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HomeUncategorizedFirebug: 3 blazes in Pitchi Richi Sanctuary

Firebug: 3 blazes in Pitchi Richi Sanctuary


Pitchi Richi Sanctuary was burnt out yesterday as fire ripped through most of the property from north to south.

Historian Alex Nelson, who is a resident at the historic tourist attraction, says there were no major infrastructure losses although Chapman’s House suffered minor fire damage.

The old entry station was saved and the cottage was unaffected.

“Some Ricketts sculptures were scorched but I observed no other damage,” says Mr Nelson, who took the photos on this page.

He says it is clear that the first blaze the night before was deliberately lit but the following two may have been re-ignitions.

“Firies were still on site after about five hours.”

Heritage Alice Springs “has to take a long hard look at itself as it seems the management of the site is not adequate.

“The major problem is the failure to control buffel.”

Mr Nelson says in the third blaze buildings on the sanctuary, as well as neighbouring dwellings had “very narrow escapes all ’round”.

IMAGES: Chapman’s House on fire at rear. A Ricketts’ sculpture was “cooked” but not harmed. Ricketts’ amphitheatre was undamaged.


  1. The fire story points to existential threats to the people of Alice Springs.
    Bit of a question now for Alex and others interested about how to handle the buffel as it shoots back after the fires.
    Mattocking it out will be slow and difficult. Poisoning it might be an opportunity?
    Buffel surges back post fire as evidenced along the Todd, the South Road and Colonel Rose Drive. Before long the same fire threat returns while many trees and shrubs and ultimately dwellings won’t.

  2. @ Bruce Simmons. Thank you for your interest in the buffel issue at Pitchi Richi and the broader town area.
    The management committee of Heritage Alice Springs Inc (the local non-profit heritage group managing the conservation of the Pitchi Richi Sanctuary) has already initiated a poisoning program to deal with the new buffel now sprouting on the property, work that is close to being completed.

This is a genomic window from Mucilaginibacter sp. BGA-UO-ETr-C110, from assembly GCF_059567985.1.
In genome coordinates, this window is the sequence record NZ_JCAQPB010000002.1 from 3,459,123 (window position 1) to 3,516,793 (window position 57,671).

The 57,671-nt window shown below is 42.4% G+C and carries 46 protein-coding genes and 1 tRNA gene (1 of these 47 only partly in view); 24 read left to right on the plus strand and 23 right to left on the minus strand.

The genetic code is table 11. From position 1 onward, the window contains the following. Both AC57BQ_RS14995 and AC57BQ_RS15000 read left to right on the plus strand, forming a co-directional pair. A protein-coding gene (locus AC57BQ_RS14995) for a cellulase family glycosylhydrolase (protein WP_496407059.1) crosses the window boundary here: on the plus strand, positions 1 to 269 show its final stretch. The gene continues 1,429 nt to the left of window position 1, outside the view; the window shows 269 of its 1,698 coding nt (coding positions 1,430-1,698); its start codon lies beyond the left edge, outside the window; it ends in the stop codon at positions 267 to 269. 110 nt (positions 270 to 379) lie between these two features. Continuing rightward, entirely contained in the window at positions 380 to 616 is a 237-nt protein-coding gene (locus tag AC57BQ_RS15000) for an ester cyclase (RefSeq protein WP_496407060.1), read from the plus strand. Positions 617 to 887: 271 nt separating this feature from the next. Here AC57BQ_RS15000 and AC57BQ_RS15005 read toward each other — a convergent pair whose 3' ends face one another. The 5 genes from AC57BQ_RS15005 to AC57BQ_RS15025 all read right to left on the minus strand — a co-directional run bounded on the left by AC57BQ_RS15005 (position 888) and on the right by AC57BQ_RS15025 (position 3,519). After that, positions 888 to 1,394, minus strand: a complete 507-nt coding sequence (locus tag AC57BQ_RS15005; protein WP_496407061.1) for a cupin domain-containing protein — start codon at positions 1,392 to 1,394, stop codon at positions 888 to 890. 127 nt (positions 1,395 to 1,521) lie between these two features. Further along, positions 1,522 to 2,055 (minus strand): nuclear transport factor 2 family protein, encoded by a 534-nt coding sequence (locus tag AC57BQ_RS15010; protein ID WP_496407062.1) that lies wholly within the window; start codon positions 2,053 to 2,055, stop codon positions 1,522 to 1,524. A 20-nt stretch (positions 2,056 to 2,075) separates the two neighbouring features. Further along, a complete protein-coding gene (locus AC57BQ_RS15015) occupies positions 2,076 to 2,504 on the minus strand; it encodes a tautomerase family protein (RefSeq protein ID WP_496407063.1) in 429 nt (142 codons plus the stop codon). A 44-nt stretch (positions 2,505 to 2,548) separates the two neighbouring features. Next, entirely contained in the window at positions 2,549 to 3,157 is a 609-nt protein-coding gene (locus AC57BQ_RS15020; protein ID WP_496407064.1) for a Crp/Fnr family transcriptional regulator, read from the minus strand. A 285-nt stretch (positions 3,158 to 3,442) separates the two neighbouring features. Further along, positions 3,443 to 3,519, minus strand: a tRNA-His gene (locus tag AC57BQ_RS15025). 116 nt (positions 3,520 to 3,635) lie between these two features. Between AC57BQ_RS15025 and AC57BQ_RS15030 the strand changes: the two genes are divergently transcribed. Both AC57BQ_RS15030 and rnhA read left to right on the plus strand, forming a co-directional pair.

Spraying new growth before the buffel begins producing seed is part of our larger fire management plan for the place, which includes clearing and removing buffel from around built structures, significant trees and the sculptures; creating a 6-metre wide fire break along perimeter fence lines; and installing a firefighting system with firehose reels to cover the whole of the property.
    But for the quick action of the NT Fire Service in saving the main building (Chapman House, as pictured in the article), our association would have seen hundreds of volunteer hours, not to mention $160,000 worth of NT Heritage grants that have funded essential repairs and upgrading of the building over the last ten years, go up in smoke.
    Our management committee foresaw the fire risk mid-last year and, in the months leading up to the fire, instigated measures that saw volunteers digging up buffel to 40% of the property, as well as slashing underneath most of the high value trees / sculptures and creating an internal circuit track / break. Largely as a result of this action, all of the sculptures and most of the buildings were left unaffected by the fire.
    Chapman House is a vital part of our conservation work at Pitchi Richi, as it will allow us to accommodate backpacker volunteers and a works co-ordinator on site, a formula which was used so successfully in developing the Transport Hall of Fame.
    Heritage Alice Springs has also initiated a fund-raising drive, approaching local businesses and individuals interested in seeing Pitchi Richi developed to the point where it can be re-opened to the visiting public as one of our town’s unique tourist attractions.


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